Government’s Chief of Staff, Lionel “Max” Hurst said Prime Minister Gaston Browne’s meeting with Scotiabank Antigua is still on but, there’s no telling whether it’ll take place on January 7 as requested by Browne. Hurst’s statement to OBSERVER media yesterday came less than 24 hours after he suggested on another radio station that Scotiabank Antigua had turned down the PM’s request to meet and discuss the sale of the institution.
On Thursday, a Pointe FM news items quoted Hurst saying, “The general manager of Scotiabank Antigua responded to the prime minister and in essence she said there was hardly any need for Scotiabank to meet with the government of Antigua and Barbuda because they had entered into an agreement with a private enterprise group to purchase the assets and liabilities, as it were Scotiabank Antigua, and as far as they were concerned it was a done deal. So, if the purpose of the meeting was to discuss that deal they didn’t see any purpose to do it.”
But yesterday, Hurst suggested that he was misquoted, and that it wasn’t the first time the entity had done so. While maintaining that Scotiabank said it saw no point in meeting, Hurst added that the bank’s general manager had more to say in the reply to PM Browne’s proposal to meet. He told OBSERVER media, “A week before they quoted me as well saying that the Deluxe Cinema was purchased by the government and I never said any such thing. We said that the government would take occupancy and they misunderstood it and so I can assure you that a meeting is planned between Scotiabank, the Republic National Holding Company and the Government of Antigua and Barbuda and we are awaiting confirmation on the date and that’s the only reason I cannot share it with you.”
When reminded that there was audio of him saying that the bank did not want to meet, he explained, “That is a part of what Scotiabank had to say but it is not all that of what Scotiabank had to say. Scotiabank’s response also included a sentence in which the general manager indicated that they would welcome a meeting with the government.” It should be noted that this quote was not part of the recording with Hurst on Pointe FM and the only statement from him was that the bank did not see any reason to have a meeting.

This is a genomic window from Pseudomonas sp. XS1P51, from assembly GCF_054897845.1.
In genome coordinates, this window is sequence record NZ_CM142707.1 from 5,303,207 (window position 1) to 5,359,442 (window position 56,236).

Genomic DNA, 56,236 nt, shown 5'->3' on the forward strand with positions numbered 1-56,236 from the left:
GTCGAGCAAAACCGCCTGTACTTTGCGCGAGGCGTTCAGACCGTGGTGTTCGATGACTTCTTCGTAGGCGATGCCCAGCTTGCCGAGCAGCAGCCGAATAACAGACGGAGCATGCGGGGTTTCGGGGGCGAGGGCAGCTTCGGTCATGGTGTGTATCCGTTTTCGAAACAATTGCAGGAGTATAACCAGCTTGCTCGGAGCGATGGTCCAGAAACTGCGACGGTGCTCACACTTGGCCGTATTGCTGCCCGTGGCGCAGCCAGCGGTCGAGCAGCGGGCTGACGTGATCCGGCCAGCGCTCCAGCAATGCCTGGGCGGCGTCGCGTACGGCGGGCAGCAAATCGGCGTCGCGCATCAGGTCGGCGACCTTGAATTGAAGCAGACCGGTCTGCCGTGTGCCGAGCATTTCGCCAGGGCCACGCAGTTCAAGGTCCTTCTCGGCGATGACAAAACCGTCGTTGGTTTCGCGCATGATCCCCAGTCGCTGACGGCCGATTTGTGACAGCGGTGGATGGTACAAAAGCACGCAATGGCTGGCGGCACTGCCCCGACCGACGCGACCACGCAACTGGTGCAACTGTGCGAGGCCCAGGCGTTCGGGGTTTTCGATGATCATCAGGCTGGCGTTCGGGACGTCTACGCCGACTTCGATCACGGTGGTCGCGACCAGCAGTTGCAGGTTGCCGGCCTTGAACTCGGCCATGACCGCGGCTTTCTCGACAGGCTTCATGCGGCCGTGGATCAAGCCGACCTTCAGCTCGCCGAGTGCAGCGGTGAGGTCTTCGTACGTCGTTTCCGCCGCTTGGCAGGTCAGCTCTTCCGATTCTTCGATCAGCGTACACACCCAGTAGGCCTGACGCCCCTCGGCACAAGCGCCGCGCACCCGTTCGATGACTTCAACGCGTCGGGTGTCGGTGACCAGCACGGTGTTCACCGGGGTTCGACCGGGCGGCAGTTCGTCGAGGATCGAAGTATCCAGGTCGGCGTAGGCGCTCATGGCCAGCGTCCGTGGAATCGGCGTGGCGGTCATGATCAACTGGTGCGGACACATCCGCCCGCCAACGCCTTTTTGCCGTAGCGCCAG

Last month, PM Browne threatened not to issue a vesting order to allow for the finalisation of the sale of Scotiabank’s Antigua branches to the Republic Financial Holdings Limited of Trinidad and Tobago. In a letter dated December 13, to Scotiabank’s General Manager Suzan Snaggs-Wilson, the prime minister called for a meeting to take place on January 7, 2019 between “the competent authorities of the Bank of Nova Scotia” and “representatives of a consortium, comprising the government and local banks and institutions”.
The letter, which was also copied to the chairman of Republic Financial Holdings Limited, stated that Browne’s “primary concern is to build resilience in the local banking sector and reduce its vulnerability to derisking strategies employed by foreign owned entities that weaken our national capacity to participate in the global financial and trading system effectively.” The same day he issued that letter, the government’s Chief of Staff, Hurst, told the media at the post Cabinet press briefing “a consortium of local banks has signaled that they are sufficiently positioned to acquire the assets of the multinational bank, evidently up for sale.” He also said that the Cabinet agreed that these local banks ought to be given a first option to purchase.